But then I sat there and thought, "Missing classes doesn't make State Champions." "How much do you actually want to earn your black belt?" "Tonight's your swat night and you know that the kids and parents know when you're not there." "Missing SWAT classes never made good Level 1 instructors."
"But everything hurts. I'm tired. I'm don't feel well." So on and so forth.
I'd seen this picture a couple of hours before class and I was thinking about it as I dragged myself to taekwondo. "This is isn't going to be pretty", I thought to myself. The first class was great, no complaints there. Within the first 5 minutes of my second class, everything hit me at once and it was tough. The first time I did my form it was a mess. I couldn't keep my balance on the kicks to save myself. Eventually, that got better as the class went on and I thought I was out of the woods. I couldn't have been more wrong. I did my weapons form and it turned out okay; definitely not up to Meghan Bayer standards, but it was okay.
The third class, my leadership class. I'm thinking to myself, "I can do it, I'll get through this." Then I heard four words I usually don't mind, but tonight I was not feeling it. "Get your gear on." Let's just say it is not possible for me to internally groan any louder than I did then. As I stood facing my first opponent for sparring, I was just praying to survive the match. Well, I survived that match, and the next one, and the next one, until I had beaten all the boys in my class.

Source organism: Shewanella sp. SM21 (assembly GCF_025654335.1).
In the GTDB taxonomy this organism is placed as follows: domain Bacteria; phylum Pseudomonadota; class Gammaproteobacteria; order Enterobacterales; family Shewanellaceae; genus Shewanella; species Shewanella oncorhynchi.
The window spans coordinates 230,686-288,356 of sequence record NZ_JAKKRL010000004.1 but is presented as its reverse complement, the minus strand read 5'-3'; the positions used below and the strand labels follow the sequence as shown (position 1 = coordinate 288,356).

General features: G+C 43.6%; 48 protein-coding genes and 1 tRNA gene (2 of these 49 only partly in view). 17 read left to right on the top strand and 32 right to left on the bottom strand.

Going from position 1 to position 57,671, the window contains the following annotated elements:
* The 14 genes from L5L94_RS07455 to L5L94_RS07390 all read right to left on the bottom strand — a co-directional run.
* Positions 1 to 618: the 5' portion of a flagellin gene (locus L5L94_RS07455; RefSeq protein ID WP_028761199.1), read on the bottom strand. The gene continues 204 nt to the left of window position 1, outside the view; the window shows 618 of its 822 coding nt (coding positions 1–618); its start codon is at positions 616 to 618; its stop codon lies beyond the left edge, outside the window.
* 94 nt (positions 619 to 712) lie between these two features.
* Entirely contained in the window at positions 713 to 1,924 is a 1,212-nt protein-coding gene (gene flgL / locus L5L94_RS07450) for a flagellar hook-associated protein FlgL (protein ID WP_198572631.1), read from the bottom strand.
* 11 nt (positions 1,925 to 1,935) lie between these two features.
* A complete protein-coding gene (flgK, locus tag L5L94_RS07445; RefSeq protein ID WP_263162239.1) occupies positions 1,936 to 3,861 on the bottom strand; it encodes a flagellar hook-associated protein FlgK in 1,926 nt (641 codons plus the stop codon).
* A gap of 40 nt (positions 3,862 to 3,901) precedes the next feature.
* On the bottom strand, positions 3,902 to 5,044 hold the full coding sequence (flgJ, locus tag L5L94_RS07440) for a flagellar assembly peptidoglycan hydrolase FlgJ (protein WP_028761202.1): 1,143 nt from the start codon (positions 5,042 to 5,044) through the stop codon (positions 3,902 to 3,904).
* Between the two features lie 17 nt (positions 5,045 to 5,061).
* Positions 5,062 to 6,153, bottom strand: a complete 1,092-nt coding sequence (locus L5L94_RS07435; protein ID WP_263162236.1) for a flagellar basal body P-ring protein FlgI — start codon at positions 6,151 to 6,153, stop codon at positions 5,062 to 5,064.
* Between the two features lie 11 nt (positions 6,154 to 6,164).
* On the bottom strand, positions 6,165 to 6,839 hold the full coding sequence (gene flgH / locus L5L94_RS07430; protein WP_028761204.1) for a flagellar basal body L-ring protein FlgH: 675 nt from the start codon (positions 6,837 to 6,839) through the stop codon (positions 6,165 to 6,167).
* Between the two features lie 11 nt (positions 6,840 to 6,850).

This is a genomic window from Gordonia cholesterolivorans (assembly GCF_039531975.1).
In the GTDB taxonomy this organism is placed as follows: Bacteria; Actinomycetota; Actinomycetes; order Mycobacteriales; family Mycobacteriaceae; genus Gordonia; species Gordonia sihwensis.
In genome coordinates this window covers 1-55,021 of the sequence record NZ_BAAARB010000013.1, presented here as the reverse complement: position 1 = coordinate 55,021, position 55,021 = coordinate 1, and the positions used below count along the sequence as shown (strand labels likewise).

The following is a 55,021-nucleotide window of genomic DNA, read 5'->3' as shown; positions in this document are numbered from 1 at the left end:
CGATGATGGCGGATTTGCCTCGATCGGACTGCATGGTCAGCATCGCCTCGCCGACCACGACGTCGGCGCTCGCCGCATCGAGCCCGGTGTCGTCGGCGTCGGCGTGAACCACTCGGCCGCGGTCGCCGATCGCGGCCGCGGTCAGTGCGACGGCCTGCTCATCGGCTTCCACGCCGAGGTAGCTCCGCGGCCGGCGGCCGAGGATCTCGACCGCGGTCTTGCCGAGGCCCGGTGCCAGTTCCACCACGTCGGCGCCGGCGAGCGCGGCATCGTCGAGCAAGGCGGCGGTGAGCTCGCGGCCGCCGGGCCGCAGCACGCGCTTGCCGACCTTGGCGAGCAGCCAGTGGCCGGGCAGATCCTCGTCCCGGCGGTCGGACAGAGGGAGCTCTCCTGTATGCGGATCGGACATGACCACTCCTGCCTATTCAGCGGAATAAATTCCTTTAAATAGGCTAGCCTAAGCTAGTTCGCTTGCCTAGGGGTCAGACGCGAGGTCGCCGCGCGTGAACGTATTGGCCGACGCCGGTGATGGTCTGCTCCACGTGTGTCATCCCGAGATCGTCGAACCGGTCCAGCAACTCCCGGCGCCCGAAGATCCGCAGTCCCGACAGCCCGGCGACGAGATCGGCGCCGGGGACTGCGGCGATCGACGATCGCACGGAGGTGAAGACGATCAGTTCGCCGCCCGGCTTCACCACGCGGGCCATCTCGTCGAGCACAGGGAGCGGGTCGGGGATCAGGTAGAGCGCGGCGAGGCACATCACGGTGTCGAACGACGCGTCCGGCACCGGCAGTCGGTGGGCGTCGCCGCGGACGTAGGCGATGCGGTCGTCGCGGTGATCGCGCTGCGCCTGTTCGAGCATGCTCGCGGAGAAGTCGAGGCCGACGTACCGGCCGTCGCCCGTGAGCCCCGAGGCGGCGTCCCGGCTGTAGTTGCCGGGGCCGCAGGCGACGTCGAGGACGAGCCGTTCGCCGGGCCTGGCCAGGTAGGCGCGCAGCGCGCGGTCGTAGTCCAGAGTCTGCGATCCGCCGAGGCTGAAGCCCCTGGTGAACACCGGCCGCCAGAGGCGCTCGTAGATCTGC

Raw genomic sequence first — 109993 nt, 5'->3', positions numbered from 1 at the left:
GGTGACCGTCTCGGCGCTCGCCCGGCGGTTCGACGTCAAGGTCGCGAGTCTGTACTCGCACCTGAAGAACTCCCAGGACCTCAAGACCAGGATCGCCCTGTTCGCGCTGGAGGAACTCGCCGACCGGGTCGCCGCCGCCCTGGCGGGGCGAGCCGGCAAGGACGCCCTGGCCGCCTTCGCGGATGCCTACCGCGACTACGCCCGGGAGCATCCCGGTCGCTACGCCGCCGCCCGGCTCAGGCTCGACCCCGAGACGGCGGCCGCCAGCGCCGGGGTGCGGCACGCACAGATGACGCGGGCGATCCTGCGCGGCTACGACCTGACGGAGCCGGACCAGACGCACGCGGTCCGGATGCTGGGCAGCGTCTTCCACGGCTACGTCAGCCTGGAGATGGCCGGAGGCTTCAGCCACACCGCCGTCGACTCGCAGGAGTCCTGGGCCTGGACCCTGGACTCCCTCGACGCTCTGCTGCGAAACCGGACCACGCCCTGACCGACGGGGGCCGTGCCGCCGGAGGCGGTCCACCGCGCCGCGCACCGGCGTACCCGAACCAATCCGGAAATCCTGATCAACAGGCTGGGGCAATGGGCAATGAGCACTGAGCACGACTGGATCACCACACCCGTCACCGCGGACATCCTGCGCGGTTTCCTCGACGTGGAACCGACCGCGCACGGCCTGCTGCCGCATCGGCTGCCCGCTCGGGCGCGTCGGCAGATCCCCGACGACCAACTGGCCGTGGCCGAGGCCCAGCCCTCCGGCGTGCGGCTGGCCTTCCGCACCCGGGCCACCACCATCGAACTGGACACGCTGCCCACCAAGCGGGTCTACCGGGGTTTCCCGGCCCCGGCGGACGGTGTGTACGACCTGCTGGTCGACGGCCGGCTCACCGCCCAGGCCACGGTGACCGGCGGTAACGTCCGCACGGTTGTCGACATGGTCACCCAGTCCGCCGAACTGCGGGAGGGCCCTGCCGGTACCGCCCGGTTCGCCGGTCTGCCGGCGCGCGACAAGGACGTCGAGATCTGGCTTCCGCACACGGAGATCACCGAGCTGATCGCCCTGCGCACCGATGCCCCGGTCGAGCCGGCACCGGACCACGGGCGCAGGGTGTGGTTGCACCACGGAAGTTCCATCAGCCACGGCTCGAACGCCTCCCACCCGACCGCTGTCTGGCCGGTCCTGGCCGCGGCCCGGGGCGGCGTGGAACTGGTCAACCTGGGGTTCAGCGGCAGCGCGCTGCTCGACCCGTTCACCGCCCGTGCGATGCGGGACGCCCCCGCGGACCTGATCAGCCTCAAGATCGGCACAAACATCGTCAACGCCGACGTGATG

This was the turning point. I showed myself the hard way that I can do anything even I'm almost certain it may do me in. Sparring is not my thing. I am much better at forms and weapons than sparring, which I think was part of why I was a bit shocked. I walked away with bruises, a swollen knee, and subluxed joints to show for it which is very typical for me.
I hope that the road I decided to take tonight will pay off when I'm a black belt and hopefully someday a state champion.
I am a 20 year old junior at the college of my dreams. I am studying Emergency Medicine and Communication Rhetoric and minoring in the Administration of Justice and National Preparedness and Emergency Management certificate. At some point, I want to go and get my paramedic certification when my health allows. I have several chronic illnesses and this blog and website serves as a place for me to share my journey fighting CRPS and my other conditions. I hope that this blog can also serve as an outlet for raising awareness for rare diseases. Thanks for reading and I hope you enjoy! Feel free to comment; I'd love to know what you think!